The House


Film Review: Transporter 3

The Transporter 3

When XXX came out in 2002, a popular theme for entertainment journalism trend pieces was to note that—with the rapidly approaching end of the Schwarzenneger, Stallone and Seagal era—there was a gaping hole where a new generation of action star should be. Vin Diesel was supposed to take up the mantle, but, his career having subsequently gone too far in some direction or other, Jason Statham made for a plausible second contender. Cf. a far-seeing Manohla Dargis reviewing 2002's The Transporter: "the actor certainly seems equipped to develop into a mid-weight alternative to Vin Diesel."

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TAGS: Cory Yuen, jason statham, the transporter 3


5 for the Day: Mia Farrow

Mia Farrow

It's been close to twenty years since Mia Farrow did battle with her one-time boyfriend/boss Woody Allen, in actual law courts and in the even nastier courts of public opinion. She wrote an autobiography in 1997, What Falls Away, in which she described her life up to the point Allen started an affair with her adopted daughter Soon-Yi, which resulted in accusations on both sides that were so ugly that we've all made a kind of pact of forgetfulness so that we can go on seeing Allen's movies. Farrow has continued to work as an actress, but in fairly obscure films. She turned up this year in Michel Gondry's loopy Be Kind Rewind; at 63, she looked almost exactly the same as she had in Rosemary's Baby (1968), and it was a reminder that she has spent her whole life pursuing a dream of childhood, both in her compulsive adoption of children, many of whom have special needs, and her determination to keep herself childishly pure in looks and attitude. "She lived all alone in her own world," said Bette Davis, observing a teenaged Farrow on the set of John Paul Jones (1959), which was directed by her father, John Farrow.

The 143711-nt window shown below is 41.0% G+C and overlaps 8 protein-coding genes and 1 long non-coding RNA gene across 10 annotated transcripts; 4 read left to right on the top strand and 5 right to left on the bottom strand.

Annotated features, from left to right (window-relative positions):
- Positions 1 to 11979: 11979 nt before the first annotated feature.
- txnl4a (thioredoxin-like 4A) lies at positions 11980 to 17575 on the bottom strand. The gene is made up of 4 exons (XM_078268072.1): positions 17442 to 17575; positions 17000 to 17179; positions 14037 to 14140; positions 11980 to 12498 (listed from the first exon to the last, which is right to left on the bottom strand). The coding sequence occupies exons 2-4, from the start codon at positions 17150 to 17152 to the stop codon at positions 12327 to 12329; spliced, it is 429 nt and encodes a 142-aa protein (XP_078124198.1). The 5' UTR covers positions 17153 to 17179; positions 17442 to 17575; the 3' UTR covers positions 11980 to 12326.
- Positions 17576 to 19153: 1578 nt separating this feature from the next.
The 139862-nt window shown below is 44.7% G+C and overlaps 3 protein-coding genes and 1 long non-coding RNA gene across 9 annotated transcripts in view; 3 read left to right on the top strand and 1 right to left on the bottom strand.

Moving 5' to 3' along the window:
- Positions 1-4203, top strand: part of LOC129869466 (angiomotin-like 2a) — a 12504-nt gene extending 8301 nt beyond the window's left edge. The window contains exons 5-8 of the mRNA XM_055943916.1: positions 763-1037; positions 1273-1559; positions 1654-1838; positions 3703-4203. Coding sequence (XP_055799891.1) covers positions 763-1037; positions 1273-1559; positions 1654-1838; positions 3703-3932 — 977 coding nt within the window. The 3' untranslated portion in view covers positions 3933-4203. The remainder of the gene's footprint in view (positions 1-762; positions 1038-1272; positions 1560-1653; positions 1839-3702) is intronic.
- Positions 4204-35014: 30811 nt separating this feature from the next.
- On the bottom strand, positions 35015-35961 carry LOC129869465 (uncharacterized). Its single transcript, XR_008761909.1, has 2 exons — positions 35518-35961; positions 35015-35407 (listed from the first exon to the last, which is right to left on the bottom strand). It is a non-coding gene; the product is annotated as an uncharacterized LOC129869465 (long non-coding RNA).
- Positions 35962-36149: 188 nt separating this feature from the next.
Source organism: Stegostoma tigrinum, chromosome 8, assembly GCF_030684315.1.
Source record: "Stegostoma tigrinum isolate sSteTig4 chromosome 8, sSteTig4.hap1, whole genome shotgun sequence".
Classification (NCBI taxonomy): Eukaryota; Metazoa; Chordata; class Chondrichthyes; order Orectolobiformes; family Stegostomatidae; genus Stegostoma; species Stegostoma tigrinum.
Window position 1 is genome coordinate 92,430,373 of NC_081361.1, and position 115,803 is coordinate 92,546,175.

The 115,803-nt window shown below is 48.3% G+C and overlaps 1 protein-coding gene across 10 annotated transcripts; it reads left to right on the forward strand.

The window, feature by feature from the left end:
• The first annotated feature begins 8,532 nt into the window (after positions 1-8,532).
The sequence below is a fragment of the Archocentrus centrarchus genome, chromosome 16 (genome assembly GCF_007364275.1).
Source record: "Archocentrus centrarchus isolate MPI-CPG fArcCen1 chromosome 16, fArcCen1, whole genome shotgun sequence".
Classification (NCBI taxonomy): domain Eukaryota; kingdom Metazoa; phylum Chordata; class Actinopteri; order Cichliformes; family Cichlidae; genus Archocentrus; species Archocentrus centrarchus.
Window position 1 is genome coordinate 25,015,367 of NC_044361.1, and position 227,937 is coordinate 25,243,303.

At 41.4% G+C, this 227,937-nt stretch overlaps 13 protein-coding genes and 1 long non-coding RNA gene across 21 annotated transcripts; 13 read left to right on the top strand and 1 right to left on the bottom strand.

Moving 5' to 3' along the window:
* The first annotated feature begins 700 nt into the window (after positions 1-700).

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TAGS: 5 for the day, alice, husbands and wives, mia farrow, rosemary's baby, secret ceremony, the purple rose of cairo


Slumdog Millionaire

Happy Thanksgiving!

Between personal coffee drinking and attending Apple Store seminars where I was reminded to even be so lucky to be interviewing for a retail job, I forgot to finish the write-up for this podcast! We recorded this the day before Episode 9, a Sunday. And little did we realize, after nearly a year recording at Grassroots (and my having been there for the last few years), that they had live jazz on Sunday nights!

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TAGS: podcast, slumdog millionaire, soul men, w.


The Broken West

I know I keep coming up with constant excuses for this column's (to put it politely) somewhat irregular publishing schedule, but this one I need to make. Briefly: The Onion A.V. Club is in the thick of its year-end process, which meant I just couldn't pass up the chance to make a year-end top 10. I just couldn't; it's an addiction. So maybe my A.V. Club list and my list here will be markedly different; perhaps not (it's been a weak year and I don't imagine many more surprises cropping up). In any case, I've been cramming like a guilty high-school student on 2008 releases; notes below represent things I was thinking about intensely a month/month-and-a-half ago. Please accept the mental distance; soon enough I'll be catching up on everything that ostensibly matters musically about 2008.